WEST LAFAYETTE—Purdue was marching to victory when Scott Starks intervened.
The Badger corner helped jar the football free from Boilermaker quarterback Kyle Orton, then scooped it up and dashed 40 yards, giving Wisconsin a 20-17 lead with 2:36 left to play.
Purdue drove 62 yards to the Wisconsin 25 on the ensuing drive, giving Ben Jones a 42-yard field goal attempt with just 24 seconds remaining.
One only needed to watch the eruption from Badger fans seated in the end zone to know that Jones' kick had sailed off course.
The Badgers' defense dominated early and held on late, putting together a gutsy performance despite missing all four of its starting defensive linemen at various points in the game and playing without ends Jonathan Welsh and Erasmus James for much of the contest. Offensively, Wisconsin played the fourth quarter without star tailback Anthony Davis.
"I was very proud of how my players showed resolve," Wisconsin coach Barry Alvarez said.
The victory put No. 10 Wisconsin (7-0, 4-0) in charge of its own destiny in the Big Ten Championship race. Fifth-ranked Purdue fell to 2-1 in conference play, 5-1 overall.
Jones' miss was just his third of the season, capping a wild game with a crazier finish.
"I've been in this racket a long time and I don't know if I've ever been in a game like that," Alvarez said.
After a 73-yard touchdown drive with 5:29 remaining pulled the Badgers within 17-14, the Boilermakers set to work running out the clock. On third-and-two from Purdue's 25, Orton picked up five yards on a keeper, picking his way through the injury-depleted Wisconsin defensive line.
A pair of Jerod Void runs took close to a minute off the game clock and made it third-and-three at the Purdue 37. Orton then made a play-action fake on an inside run and darted around right end. As he lunged for the first down, Starks upended him and safety Robert Brooks drilled him high. Orton technically picked up the first down with a three-yard run, but the hit knocked the ball loose.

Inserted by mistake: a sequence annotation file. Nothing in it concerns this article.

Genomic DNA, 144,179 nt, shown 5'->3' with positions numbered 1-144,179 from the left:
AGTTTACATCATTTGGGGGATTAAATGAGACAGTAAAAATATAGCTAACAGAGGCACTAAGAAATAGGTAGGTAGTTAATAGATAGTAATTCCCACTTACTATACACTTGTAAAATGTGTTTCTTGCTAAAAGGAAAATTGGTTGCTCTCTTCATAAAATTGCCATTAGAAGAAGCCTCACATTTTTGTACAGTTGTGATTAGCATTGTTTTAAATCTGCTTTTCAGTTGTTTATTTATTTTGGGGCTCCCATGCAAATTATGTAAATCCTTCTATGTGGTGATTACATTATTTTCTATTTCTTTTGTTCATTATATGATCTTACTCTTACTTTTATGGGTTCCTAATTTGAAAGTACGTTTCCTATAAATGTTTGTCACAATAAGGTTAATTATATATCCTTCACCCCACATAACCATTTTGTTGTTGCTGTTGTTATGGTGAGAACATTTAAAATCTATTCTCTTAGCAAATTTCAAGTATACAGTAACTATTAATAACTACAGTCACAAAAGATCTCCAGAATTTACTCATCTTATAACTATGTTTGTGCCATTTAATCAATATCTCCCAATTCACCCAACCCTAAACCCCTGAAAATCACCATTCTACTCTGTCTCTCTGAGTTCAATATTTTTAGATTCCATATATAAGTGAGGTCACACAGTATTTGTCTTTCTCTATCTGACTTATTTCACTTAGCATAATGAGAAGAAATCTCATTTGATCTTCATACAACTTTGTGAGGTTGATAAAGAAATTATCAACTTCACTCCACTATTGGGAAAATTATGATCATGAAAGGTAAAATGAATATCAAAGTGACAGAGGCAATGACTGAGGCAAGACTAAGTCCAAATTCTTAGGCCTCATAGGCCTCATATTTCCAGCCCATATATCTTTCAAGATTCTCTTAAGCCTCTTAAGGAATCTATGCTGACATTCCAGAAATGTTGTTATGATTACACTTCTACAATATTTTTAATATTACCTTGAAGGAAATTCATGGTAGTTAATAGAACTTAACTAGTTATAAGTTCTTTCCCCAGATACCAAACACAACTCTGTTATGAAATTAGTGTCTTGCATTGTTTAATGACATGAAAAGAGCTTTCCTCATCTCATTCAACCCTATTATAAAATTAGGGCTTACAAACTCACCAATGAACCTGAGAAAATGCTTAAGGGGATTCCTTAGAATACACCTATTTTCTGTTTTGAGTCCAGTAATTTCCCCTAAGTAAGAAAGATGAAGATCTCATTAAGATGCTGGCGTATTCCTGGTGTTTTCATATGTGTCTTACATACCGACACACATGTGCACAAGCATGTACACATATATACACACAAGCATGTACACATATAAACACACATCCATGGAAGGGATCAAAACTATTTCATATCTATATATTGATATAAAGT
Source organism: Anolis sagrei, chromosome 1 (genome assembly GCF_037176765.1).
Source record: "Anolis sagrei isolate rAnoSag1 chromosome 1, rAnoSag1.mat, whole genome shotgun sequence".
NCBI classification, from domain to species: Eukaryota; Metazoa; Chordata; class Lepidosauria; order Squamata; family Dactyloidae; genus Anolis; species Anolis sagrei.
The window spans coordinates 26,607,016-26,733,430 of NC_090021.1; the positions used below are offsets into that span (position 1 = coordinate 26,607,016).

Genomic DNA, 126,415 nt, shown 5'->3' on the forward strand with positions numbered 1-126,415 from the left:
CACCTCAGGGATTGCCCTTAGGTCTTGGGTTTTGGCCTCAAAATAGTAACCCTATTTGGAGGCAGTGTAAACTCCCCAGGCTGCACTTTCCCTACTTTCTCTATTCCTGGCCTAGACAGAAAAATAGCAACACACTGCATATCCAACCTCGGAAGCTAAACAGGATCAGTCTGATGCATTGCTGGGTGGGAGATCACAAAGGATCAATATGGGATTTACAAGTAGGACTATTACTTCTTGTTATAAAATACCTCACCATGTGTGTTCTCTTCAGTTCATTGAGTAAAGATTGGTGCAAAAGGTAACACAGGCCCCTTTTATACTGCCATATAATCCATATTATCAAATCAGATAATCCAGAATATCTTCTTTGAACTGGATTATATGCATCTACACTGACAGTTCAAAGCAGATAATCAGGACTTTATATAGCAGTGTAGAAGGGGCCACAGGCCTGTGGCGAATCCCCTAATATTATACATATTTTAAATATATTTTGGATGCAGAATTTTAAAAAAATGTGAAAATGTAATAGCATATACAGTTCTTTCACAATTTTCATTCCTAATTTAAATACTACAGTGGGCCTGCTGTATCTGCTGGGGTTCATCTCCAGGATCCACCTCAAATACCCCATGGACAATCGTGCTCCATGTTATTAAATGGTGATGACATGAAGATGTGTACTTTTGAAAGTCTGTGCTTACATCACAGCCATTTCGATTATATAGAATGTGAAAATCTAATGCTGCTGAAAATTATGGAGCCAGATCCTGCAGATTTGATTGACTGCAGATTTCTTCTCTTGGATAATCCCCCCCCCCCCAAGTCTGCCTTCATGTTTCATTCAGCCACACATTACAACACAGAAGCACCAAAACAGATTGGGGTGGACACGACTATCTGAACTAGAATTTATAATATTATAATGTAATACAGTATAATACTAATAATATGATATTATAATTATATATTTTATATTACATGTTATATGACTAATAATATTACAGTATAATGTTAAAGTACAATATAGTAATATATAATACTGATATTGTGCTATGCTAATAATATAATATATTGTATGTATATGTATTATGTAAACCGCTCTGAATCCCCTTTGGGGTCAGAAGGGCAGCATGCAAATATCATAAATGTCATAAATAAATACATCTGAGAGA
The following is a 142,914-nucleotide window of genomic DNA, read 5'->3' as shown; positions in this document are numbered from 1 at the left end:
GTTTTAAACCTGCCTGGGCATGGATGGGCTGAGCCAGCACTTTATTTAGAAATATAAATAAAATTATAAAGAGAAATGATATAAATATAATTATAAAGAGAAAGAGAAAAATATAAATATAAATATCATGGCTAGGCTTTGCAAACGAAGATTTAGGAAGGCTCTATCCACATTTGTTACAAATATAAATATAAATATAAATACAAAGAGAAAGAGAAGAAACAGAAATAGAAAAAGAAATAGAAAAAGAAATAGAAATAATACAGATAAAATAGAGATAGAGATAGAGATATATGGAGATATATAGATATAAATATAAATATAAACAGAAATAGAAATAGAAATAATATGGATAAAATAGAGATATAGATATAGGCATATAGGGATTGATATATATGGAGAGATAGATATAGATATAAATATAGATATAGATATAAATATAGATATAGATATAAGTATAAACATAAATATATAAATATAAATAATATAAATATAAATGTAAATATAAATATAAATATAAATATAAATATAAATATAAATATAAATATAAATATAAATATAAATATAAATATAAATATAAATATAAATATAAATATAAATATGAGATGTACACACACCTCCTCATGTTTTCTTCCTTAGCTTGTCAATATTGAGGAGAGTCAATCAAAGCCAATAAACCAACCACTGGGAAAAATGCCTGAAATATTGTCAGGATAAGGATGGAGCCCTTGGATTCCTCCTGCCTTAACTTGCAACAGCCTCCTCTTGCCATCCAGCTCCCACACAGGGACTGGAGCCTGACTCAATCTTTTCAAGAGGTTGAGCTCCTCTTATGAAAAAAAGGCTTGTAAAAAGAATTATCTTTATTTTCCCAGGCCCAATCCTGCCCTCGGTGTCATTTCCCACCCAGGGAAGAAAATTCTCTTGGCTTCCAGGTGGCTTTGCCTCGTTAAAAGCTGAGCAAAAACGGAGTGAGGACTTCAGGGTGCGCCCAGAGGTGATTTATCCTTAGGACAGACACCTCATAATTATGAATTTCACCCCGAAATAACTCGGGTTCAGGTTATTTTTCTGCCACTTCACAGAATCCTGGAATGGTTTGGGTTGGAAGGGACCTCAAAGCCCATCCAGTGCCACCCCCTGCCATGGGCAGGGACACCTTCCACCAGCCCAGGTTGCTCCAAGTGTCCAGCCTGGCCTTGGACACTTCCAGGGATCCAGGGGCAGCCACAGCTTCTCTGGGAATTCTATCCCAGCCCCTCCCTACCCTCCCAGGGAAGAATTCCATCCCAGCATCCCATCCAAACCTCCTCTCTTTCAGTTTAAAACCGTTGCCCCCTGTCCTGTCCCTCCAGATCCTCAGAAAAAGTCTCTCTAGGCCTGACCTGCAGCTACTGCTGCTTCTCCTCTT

"This is just another example of our defensive guys believing in one another… There was a bust on that play….Mark Zalewski should have had the contain on the bootleg," defensive coordinator Bret Bielema said. "With a couple guys hustling…something special happened."
Starks had the presence of mind to scoop up the loose ball and sprint untouched for the score.
"If the ball had been bouncing around it would have been hard to pick up and try to scoop," Starks said. "I probably would have just laid on it. But it was just sitting there."
"At first I didn't even know it was jarred loose," Brooks said. "Then I saw the ball come out and I saw somebody's hands come and pick it up. I was like, ‘please don't let it be somebody from Purdue.' I saw some white pants…I was ecstatic. I just thank God that it worked out that way."
The play was redemption for Starks, who had been called for pass interference on each of Purdue's first two scoring drives.
"A lot of guys just jump on the ball," Alvarez said. "He had the awareness to pick it up and go score with it."
Mike Allen's extra point, however, was blocked, keeping Purdue within a field goal of forcing overtime.
Nine plays into Purdue's last-ditch drive, Orton looked dead to rights on fourth-and-two at the Boilermaker 46 with 1:07 left to play but he scrambled to his right and found Dorien Bryant for nine yards. Bryant had fallen down on the play, causing Starks to vacate coverage and pursue Orton, who picked up numerous first down with his feet Saturday.
Three plays later Orton found Kyle Ingraham for 16 yards to the UW 22, but a sack surrounded by two incomplete passes set up Jones' field goal attempt.